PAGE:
Morning Edition
Morning Edition
Friday, February 22, 2013

Minnesota Public Radio Stories

  • Document: Southwest LRT technical issues to solve
    Engineers are beginning to hammer out the design specifics of the Southwest LRT. They've identified 25 technical issues they need to solve to make the design work.6:20 a.m.
  • Kelly Terry, Sarah Davis, Saige PacholokU of M women's hockey team goes for a perfect season
    The defending national champion University of Minnesota Women's hockey team goes for its 41st straight win tonight on the road against St. Cloud State. Morning Edition host Cathy Wurzer talks with head coach Brad Frost about his record-setting team.6:50 a.m.
  • MPR meteorologist Mark SeeleyWet, warm weather is on the way
    University of Minnesota meteorologist Mark Seeley talks with Morning Edition'S Cathy Wurzer about the winter storm affecting a large portion of the Midwest. Plus, a new seasonal outlook calls for weather that is wetter and warmer than usual.6:55 a.m.
  • State of the StateTax overhaul: How Minnesota compares to other states
    Many states are in the middle of major tax overhauls. Minnesota's governor is proposing to expand the sales tax and lower the corporate tax rate while loopholes are eliminated and tax rates raised on the wealthiest individuals in the state.7:20 a.m.
  • St. Paul Police DepartmentSt. Paul police crime lab review: Prosecutors will reconsider some drug convictions
    Ramsey and Dakota County prosecutors, prompted by independent reports that found serious flaws in the St. Paul police crime lab, will reconsider certain drug convictions in the past two years.7:40 a.m.
  • Musician BeckLocal artists take on the Beck Song Reader
    Some local musicians have accepted a creative challenge presented by Beck, who's eager to hear how different musicians interpret his compositions. The Current's David Campbell discussed the project and the latest edition of Local Current Live with Morning Edition host Cathy Wurzer.7:43 a.m.

National Public Radio Stories

  • Ex-Inmates Speak Out About Labor Camps As China Considers 'Reforms'
    In China, authorities can send people to re-education through labor camps for years without trial. Beijing says it is considering reforms to the notorious system, though it's not clear what that might mean. The people who know the camps best — former prisoners — say closing them is long overdue.
  • Missing London Mural Up For Auction In Miami
    A mural by the mysterious graffiti artist Banksy was removed from a wall in London and turned up at a Miami auction house for sale Saturday. London neighbors are protesting, the auctioneers will only say that it was not obtained illegally, and Banksy, as usual, isn't talking.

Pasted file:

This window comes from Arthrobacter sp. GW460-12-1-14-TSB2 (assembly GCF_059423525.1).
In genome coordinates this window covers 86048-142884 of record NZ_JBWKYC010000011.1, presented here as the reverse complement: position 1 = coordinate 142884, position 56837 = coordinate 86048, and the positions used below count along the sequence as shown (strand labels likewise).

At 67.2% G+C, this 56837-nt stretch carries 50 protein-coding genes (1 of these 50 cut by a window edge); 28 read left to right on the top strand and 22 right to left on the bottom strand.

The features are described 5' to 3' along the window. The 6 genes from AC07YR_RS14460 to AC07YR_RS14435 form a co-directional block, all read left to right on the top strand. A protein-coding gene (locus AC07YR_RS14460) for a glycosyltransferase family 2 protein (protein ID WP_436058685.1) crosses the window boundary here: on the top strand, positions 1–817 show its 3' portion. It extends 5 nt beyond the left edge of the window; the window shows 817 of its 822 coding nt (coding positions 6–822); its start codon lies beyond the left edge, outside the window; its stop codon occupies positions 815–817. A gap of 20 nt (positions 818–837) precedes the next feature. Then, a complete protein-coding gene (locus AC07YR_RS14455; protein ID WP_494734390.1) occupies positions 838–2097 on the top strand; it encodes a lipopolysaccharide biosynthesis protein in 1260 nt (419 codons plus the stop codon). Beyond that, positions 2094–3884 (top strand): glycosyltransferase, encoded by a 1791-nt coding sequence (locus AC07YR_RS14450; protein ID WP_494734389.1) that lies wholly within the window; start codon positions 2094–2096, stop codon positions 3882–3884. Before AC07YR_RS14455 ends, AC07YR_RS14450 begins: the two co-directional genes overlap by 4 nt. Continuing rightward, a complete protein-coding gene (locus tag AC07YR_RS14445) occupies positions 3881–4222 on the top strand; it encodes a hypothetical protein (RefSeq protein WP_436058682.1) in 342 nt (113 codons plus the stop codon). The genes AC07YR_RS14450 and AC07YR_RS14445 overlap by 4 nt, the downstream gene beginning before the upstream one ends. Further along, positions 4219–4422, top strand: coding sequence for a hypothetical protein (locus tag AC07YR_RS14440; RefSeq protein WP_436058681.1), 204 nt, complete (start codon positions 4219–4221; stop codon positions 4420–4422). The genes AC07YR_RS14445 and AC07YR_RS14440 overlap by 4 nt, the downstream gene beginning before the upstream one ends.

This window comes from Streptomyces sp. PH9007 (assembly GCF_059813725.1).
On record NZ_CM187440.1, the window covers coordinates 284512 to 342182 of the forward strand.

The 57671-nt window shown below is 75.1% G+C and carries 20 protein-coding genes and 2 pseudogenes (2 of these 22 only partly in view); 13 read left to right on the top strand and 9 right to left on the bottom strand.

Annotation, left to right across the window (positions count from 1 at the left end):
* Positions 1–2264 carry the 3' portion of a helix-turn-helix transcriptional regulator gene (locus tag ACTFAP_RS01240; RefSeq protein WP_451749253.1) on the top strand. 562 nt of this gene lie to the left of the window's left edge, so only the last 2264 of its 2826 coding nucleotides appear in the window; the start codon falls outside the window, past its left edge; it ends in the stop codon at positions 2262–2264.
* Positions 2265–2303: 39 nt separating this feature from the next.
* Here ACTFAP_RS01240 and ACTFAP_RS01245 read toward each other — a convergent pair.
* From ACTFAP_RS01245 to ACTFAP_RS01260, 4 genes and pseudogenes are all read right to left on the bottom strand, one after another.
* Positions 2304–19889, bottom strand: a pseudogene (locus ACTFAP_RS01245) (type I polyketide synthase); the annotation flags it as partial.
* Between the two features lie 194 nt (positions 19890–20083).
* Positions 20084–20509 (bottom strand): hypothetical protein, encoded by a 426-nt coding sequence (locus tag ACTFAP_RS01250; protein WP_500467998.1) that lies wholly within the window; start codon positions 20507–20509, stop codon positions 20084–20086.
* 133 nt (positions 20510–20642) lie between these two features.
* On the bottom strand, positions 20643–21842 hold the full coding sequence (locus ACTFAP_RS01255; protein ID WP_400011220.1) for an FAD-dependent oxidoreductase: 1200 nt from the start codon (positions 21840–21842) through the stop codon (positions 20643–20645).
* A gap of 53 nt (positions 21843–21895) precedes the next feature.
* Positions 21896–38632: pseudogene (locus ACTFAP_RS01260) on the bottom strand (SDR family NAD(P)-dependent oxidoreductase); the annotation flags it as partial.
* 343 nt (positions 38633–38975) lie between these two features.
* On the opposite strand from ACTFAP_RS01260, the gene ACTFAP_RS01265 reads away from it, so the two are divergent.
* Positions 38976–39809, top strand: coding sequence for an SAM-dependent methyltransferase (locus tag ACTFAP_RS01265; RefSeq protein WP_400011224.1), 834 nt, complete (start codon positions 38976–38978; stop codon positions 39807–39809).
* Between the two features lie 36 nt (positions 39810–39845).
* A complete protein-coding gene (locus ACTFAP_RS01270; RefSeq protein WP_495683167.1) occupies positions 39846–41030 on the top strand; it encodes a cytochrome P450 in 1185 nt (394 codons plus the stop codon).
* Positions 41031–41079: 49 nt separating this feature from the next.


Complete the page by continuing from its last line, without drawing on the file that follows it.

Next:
• Feds Set New Rules For Controversial Bird Flu Research
    In early 2012, experiments that made H5N1 bird flu more contagious caused an uproar. People feared that mutant viruses could escape the lab and kill people. To prevent a repeat, the government has unveiled a policy describing how scientists should study dangerous pathogens and toxins.
  • Up For Best Picture: 'Life Of Pi', 'Beasts Of The Southern Wild'
    Morning Edition goes back into the archives to hear from the directors of two films nominated for Best Picture at the Academy Awards, which will be handed out Sunday. Life of Pi, directed by Ang Lee, and Beasts of the Southern Wild, directed by Benh Zeitlin, both have elements of magical realism.
  • 1 Week Later: Following Up On Destructive Meteorite
    A flaming meteor streaked through the skies over Russia last Friday. It exploded with the force of 20 atomic bombs over the Siberian city of Chelyabinsk. A thousand people were injured; most of them were watching it and were cut when the shock wave shattered windows.
  • Honey, It's Electric: Bees Sense Charge On Flowers
    Bees and flowers communicate in colors, scents and shapes. Now scientists have discovered that bumblebees can also sense flowers' electric fields. This sixth sense helps them remember and recognize nectar-rich blooms while foraging.
  • At A Trade Show, Power Tools Fit For The Amish
    The Amish don't drive and don't connect to the electrical grid. Yet a growing number of Amish people are leaving farming for manufacturing. That means they need tools — and power.
  • Obama To Urge Japan To Join Trans-Pacific Partnership
    Japan's Prime Minister Shinzo Abe meets with President Obama at the White House Friday for discussions that will focus on both security and economic issues. The U.S. is pushing Japan to join a regional trade pact known as the Trans-Pacific Partnership, but Japan wants the U.S. to agree to special conditions first.
  • Boeing Believes It Has Safety Fix For 787s
    Boeing is formally laying out its case for the 787s to be returned to the sky. The Dreamliner has been grounded since last month when batteries overheated. Senior company officials meet with the FAA administrator Friday.
  • Oscar Swag Bag Isn't What It Used To Be
    On Sunday, nominees who don't win an Academy Award will take home more than $47,000 worth of consolation gifts. Sounds like a nice haul but in 2010, the swag was worth more than $90,000.

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